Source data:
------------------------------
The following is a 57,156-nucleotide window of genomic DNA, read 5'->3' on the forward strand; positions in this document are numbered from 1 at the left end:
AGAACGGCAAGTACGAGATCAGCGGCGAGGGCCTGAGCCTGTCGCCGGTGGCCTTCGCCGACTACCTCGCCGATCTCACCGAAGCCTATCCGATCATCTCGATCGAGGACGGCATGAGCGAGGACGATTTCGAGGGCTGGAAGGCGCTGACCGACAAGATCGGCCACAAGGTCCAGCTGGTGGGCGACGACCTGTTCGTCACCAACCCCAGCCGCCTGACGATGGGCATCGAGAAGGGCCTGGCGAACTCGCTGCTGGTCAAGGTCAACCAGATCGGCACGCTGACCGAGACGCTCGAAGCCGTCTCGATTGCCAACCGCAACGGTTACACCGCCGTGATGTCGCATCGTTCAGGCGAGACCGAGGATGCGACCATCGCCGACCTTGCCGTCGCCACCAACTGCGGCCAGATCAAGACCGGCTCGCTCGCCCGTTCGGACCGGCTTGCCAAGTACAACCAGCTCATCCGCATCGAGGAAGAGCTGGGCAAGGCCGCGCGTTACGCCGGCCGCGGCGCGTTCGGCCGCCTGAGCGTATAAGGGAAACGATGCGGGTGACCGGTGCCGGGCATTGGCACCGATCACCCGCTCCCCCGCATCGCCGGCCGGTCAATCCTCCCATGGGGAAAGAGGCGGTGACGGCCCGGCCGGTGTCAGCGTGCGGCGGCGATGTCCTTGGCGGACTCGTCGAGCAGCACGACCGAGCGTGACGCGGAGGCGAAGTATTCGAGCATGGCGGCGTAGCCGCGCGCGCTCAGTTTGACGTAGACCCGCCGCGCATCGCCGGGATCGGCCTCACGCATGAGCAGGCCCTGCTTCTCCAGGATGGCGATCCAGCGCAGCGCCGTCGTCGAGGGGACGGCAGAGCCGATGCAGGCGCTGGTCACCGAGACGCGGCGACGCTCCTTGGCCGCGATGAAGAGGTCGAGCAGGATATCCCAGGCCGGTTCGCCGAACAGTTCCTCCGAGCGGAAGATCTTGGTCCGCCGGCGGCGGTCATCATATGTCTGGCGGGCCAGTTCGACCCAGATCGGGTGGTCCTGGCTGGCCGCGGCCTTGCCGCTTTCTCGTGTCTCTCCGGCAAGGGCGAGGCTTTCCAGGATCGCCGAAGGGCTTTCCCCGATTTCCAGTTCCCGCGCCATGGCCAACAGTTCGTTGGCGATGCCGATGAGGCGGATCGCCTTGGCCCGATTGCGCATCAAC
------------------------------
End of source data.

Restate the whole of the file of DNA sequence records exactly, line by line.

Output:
The following is a 57,156-nucleotide window of genomic DNA, read 5'->3' on the forward strand; positions in this document are numbered from 1 at the left end:
AGAACGGCAAGTACGAGATCAGCGGCGAGGGCCTGAGCCTGTCGCCGGTGGCCTTCGCCGACTACCTCGCCGATCTCACCGAAGCCTATCCGATCATCTCGATCGAGGACGGCATGAGCGAGGACGATTTCGAGGGCTGGAAGGCGCTGACCGACAAGATCGGCCACAAGGTCCAGCTGGTGGGCGACGACCTGTTCGTCACCAACCCCAGCCGCCTGACGATGGGCATCGAGAAGGGCCTGGCGAACTCGCTGCTGGTCAAGGTCAACCAGATCGGCACGCTGACCGAGACGCTCGAAGCCGTCTCGATTGCCAACCGCAACGGTTACACCGCCGTGATGTCGCATCGTTCAGGCGAGACCGAGGATGCGACCATCGCCGACCTTGCCGTCGCCACCAACTGCGGCCAGATCAAGACCGGCTCGCTCGCCCGTTCGGACCGGCTTGCCAAGTACAACCAGCTCATCCGCATCGAGGAAGAGCTGGGCAAGGCCGCGCGTTACGCCGGCCGCGGCGCGTTCGGCCGCCTGAGCGTATAAGGGAAACGATGCGGGTGACCGGTGCCGGGCATTGGCACCGATCACCCGCTCCCCCGCATCGCCGGCCGGTCAATCCTCCCATGGGGAAAGAGGCGGTGACGGCCCGGCCGGTGTCAGCGTGCGGCGGCGATGTCCTTGGCGGACTCGTCGAGCAGCACGACCGAGCGTGACGCGGAGGCGAAGTATTCGAGCATGGCGGCGTAGCCGCGCGCGCTCAGTTTGACGTAGACCCGCCGCGCATCGCCGGGATCGGCCTCACGCATGAGCAGGCCCTGCTTCTCCAGGATGGCGATCCAGCGCAGCGCCGTCGTCGAGGGGACGGCAGAGCCGATGCAGGCGCTGGTCACCGAGACGCGGCGACGCTCCTTGGCCGCGATGAAGAGGTCGAGCAGGATATCCCAGGCCGGTTCGCCGAACAGTTCCTCCGAGCGGAAGATCTTGGTCCGCCGGCGGCGGTCATCATATGTCTGGCGGGCCAGTTCGACCCAGATCGGGTGGTCCTGGCTGGCCGCGGCCTTGCCGCTTTCTCGTGTCTCTCCGGCAAGGGCGAGGCTTTCCAGGATCGCCGAAGGGCTTTCCCCGATTTCCAGTTCCCGCGCCATGGCCAACAGTTCGTTGGCGATGCCGATGAGGCGGATCGCCTTGGCCCGATTGCGCATCAAC